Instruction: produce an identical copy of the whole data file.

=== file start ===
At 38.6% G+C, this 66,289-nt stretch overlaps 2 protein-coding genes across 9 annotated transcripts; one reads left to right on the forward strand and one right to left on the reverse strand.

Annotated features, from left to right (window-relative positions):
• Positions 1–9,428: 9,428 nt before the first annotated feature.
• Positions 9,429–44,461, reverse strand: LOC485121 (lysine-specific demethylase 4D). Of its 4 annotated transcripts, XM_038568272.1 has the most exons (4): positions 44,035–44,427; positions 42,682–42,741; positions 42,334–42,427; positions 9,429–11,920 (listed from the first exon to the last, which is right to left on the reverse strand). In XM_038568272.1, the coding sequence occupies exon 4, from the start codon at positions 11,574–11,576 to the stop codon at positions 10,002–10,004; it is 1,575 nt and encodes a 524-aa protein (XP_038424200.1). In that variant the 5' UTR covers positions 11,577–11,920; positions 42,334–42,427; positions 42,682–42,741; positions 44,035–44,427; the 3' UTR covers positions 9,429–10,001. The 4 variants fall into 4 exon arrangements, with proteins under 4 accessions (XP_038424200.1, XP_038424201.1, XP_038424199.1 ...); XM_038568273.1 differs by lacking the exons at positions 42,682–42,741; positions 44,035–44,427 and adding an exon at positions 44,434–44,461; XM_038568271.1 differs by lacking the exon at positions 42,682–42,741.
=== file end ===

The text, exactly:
At 38.6% G+C, this 66,289-nt stretch overlaps 2 protein-coding genes across 9 annotated transcripts; one reads left to right on the forward strand and one right to left on the reverse strand.

Annotated features, from left to right (window-relative positions):
• Positions 1–9,428: 9,428 nt before the first annotated feature.
• Positions 9,429–44,461, reverse strand: LOC485121 (lysine-specific demethylase 4D). Of its 4 annotated transcripts, XM_038568272.1 has the most exons (4): positions 44,035–44,427; positions 42,682–42,741; positions 42,334–42,427; positions 9,429–11,920 (listed from the first exon to the last, which is right to left on the reverse strand). In XM_038568272.1, the coding sequence occupies exon 4, from the start codon at positions 11,574–11,576 to the stop codon at positions 10,002–10,004; it is 1,575 nt and encodes a 524-aa protein (XP_038424200.1). In that variant the 5' UTR covers positions 11,577–11,920; positions 42,334–42,427; positions 42,682–42,741; positions 44,035–44,427; the 3' UTR covers positions 9,429–10,001. The 4 variants fall into 4 exon arrangements, with proteins under 4 accessions (XP_038424200.1, XP_038424201.1, XP_038424199.1 ...); XM_038568273.1 differs by lacking the exons at positions 42,682–42,741; positions 44,035–44,427 and adding an exon at positions 44,434–44,461; XM_038568271.1 differs by lacking the exon at positions 42,682–42,741.